Toward the end of last year, I requested this book from the publisher because the summary sounded interesting. What do they mean by a man who can speak to birds? I was curious and thought that I’d get a wonderful, fantastical tale. What I got instead was a profound story that hints at magical realism and focuses on a girl growing up in the midst of World War II with only a mysterious man to protect her.
The story begins when Anna is seven living in Poland with her father, a linguistics professor. Due to her father’s influence, Anna is well versed in several languages at that age. Anna loves her father and spends much of her time with him and visiting his friends. One day, her father does not return from work and Anna finds herself alone on the street when she meets a most unusual man, who she calls the Swallow Man because he can speak to the birds.
The Swallow Man cares for Anna and protects her from the war that surrounds them. They spend much of the war walking in forests, only visiting towns and speaking to others when they need to. The Swallow Man also has a knack for languages like Anna, and is skilled at blending in with whomever he is around, a skill he teaches Anna to help them survive the war. He tries to preserve her innocence for as long as he can, but he can’t shield her from everything. And as the war continues and the Swallow Man begins to change, it falls to Anna to protect and provide for them both.
This is the first time that while online shopping I’ve had an experience akin to shopping in a bookstore. Usually I only purchase books I’m already familiar with online but this time, I picked up something new. Something I’ve never heard of. I didn’t even like the cover. It was the title that caught my attention. After reading the synopsis, I decided to get it. How far would Yancey go in his exploration of monsters, I wondered. Would he go so deep as to show humanity in monsters and monstrosity in humans?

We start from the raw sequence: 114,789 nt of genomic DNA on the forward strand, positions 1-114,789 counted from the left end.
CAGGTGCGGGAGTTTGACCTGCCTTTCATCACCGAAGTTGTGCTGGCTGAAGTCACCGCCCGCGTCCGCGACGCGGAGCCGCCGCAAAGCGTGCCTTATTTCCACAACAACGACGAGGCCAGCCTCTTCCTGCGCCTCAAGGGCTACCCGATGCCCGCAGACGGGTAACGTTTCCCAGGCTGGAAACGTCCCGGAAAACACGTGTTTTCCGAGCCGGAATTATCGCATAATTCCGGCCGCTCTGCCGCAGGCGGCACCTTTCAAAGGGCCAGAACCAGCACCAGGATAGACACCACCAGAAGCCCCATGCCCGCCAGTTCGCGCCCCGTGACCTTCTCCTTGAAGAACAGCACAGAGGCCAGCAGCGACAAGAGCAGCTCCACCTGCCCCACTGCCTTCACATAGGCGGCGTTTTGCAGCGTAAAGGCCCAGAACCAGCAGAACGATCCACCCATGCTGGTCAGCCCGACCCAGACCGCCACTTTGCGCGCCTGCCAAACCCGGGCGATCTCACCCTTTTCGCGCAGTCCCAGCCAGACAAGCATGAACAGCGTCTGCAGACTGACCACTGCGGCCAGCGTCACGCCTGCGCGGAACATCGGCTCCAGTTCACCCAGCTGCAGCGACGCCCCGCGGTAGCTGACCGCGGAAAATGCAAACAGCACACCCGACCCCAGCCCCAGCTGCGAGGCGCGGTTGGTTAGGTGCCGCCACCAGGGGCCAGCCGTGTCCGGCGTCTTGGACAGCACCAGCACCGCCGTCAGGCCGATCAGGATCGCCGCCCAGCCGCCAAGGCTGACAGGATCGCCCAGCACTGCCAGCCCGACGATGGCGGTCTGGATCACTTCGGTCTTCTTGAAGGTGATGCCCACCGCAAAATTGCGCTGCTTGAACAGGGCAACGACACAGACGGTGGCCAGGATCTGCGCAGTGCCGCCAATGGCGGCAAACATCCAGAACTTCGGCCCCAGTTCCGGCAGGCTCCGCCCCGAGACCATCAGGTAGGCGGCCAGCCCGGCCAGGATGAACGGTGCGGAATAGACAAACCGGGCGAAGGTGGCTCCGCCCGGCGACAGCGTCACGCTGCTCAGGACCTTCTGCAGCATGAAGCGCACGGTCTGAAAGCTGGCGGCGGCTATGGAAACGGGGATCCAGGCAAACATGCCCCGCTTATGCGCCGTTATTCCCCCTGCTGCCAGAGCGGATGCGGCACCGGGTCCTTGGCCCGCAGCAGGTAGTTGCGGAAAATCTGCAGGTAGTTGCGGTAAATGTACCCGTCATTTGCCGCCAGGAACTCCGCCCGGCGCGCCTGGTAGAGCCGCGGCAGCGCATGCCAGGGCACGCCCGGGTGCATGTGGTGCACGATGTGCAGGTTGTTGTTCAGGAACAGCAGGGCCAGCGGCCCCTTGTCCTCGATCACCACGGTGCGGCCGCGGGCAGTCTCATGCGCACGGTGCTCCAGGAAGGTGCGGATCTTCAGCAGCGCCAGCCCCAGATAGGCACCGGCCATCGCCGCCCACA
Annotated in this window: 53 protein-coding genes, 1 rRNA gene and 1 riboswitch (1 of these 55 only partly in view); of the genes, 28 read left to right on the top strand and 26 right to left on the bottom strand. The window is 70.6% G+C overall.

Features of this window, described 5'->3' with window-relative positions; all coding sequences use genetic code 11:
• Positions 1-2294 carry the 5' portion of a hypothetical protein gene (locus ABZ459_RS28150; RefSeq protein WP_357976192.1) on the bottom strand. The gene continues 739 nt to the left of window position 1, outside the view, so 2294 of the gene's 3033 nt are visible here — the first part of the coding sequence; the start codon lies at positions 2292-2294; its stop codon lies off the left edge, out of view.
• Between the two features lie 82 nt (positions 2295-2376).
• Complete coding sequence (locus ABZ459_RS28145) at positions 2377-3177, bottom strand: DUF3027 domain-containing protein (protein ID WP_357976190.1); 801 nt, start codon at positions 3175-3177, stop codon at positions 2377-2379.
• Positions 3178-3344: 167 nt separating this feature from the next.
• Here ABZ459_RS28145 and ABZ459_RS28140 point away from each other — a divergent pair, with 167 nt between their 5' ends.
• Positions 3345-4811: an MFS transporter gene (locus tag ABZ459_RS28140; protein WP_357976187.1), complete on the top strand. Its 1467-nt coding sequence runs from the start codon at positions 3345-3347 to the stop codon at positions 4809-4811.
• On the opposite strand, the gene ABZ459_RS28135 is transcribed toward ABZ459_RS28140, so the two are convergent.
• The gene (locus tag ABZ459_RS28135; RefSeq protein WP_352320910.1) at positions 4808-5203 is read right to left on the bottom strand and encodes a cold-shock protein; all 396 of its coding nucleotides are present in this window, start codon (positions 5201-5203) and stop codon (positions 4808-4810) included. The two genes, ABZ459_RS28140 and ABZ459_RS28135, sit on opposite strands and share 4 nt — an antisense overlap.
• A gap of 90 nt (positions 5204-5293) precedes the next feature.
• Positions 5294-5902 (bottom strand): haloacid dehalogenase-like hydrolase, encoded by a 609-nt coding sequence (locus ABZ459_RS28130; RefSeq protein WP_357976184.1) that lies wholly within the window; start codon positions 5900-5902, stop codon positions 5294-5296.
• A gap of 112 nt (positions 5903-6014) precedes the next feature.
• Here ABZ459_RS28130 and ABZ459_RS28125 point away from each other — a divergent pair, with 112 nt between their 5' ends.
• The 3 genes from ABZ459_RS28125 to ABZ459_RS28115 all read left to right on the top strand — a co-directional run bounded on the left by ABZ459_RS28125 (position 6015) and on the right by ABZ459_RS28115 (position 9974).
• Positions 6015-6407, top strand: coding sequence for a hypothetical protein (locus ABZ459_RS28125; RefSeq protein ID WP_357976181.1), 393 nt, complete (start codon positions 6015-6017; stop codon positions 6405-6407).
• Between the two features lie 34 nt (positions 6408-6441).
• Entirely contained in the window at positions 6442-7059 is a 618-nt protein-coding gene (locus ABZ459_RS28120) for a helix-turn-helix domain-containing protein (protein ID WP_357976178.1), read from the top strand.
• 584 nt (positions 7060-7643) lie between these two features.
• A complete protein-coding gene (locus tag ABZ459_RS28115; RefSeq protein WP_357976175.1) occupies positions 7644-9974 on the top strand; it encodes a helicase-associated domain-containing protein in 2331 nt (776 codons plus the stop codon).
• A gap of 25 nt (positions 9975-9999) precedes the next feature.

The story that makes up The Monstrumologist is relayed in the diaries of Will Henry. They were found after he died (sometime in 2007) and given to Rick Yancey. In this book, the first volume of his diaries, it’s 1888 and Will is the 12-year-old orphaned apprentice to Dr. Pellinore Warthrop, a monstrumologist, a scientist who studies organisms generally considered monsters and, in some cases, hunts them.
One night, Dr. Warthrop and Will receive a visitor with an unusual package — a monster that died while eating a young woman. The doctor informs Will that the monster is an anthropophagus, a headless predator that resembles humans in stature except its mouth is in its chest. They also receive another surprise — a baby anthropophagus within the body of the young woman. The doctor concludes that anthropophagi are in the area and makes preparations to uncover how they appeared on American soil and why in New England within the vicinity of a monstrumologist.
Their quest for answers and eventually to root out and kill the anthropophagi takes Dr. Warthrop and Will on quite an adventure on which Will learns that monsters come in many forms and sometimes fear helps as much as it hinders us.
I practically read this one at random. I discovered it in a YouTube video when a booktuber announced that it was the Random Readalong book of the month. This was back in September. Since I caught the announcement just in time, I decided to get the book and readalong.
I’m going along with the Goodreads summary this time because it says enough without giving away much.
It is freezing in the churchyard, even before the dead arrive.
Every year, Blue Sargent stands next to her clairvoyant mother as the soon-to-be dead walk past. Blue herself never sees them — not until this year, when a boy emerges from the dark and speaks directly to her.
His name is Gansey, and Blue soon discovers that he is a rich student at Aglionby, the local private school. Blue has a policy of staying away from Aglionby boys. Known as Raven Boys, they can only mean trouble.